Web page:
Born in Alexandria into a Greek merchant family with offices in England. After the death of his father in 1870 the family moved to Europe, residing in Liverpool from 1873 to 1877 Thereafter he lived in Alexandria except for three years ( 1882-5) in Constantinople, where he wrote many poems, some in English, and began definitively to identify himself as a homosexual. Worked for a time as a journalist and as a broker and finally took up a post as a civil servant in the Ministry of Public Works which he kept until retirement. Passed his leisure hours in reading, gambling and satisfying his sybaritic appetites. Considered his mature poetry to have been written after 1910 and resisted attempts to have his juvenilia reprinted. Printed all his poems privately in limited editions and took little interest in the fame he was beginning to acquire. Generally considered the greatest Greek poet of modern times. Not a writer who encourages or rewards attempts to scrutinize his personal life, of which little is known.
Few modern poets have equalled Cavafy's capacity, in E. M. Forster's famous phrase, for 'standing absolutely motionless at a slight angle to the universe'. Yet even this characterization seems too grandiose to describe the greatest Greek poet of modern times. ' I only speak,' Cavafy wrote in a personal note of 1902, 'but I don't think my words useless. Someone else will act. And my words -- coward that I am -- will assist his energy. They clear the ground.' Cavafy's words do indeed clear the ground, repeatedly dismantling the fragile and precarious edifices which the human heart builds as protection against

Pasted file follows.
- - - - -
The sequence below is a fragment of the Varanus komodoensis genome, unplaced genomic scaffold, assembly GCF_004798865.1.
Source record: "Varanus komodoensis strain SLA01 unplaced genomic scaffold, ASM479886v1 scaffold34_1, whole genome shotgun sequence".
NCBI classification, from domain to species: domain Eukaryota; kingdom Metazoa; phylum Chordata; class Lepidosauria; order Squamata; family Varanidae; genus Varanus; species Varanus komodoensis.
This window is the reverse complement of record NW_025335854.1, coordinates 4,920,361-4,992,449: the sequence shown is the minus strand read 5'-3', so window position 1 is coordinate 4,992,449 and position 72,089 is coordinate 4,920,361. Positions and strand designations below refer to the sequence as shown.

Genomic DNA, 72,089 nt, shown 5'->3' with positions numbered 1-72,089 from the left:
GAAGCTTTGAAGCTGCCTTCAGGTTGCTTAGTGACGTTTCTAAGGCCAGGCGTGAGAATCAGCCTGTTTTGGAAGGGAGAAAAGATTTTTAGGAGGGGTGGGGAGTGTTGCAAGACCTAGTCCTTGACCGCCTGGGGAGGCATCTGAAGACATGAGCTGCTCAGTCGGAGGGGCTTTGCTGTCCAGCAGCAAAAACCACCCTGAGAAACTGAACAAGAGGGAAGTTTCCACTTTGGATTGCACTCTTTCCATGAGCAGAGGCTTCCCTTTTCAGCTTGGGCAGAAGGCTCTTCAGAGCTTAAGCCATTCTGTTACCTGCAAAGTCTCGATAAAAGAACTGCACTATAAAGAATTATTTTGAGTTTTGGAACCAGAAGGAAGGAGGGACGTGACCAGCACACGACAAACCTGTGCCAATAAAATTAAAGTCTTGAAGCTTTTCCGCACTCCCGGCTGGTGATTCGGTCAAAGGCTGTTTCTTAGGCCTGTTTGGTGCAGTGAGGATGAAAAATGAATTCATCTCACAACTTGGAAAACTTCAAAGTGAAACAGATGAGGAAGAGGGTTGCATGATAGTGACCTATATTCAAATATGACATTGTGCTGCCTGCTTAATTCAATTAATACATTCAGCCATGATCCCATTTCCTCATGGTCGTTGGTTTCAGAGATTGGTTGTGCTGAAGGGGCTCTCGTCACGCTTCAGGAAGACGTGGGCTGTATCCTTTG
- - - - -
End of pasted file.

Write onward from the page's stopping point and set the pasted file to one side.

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Publication information: Book title: A Reader's Guide to Fifty Modern European Poets. Contributors: John Pilling - Author. Publisher: Heinemann. Place of publication: London. Publication year: 1982. Page number: 56.
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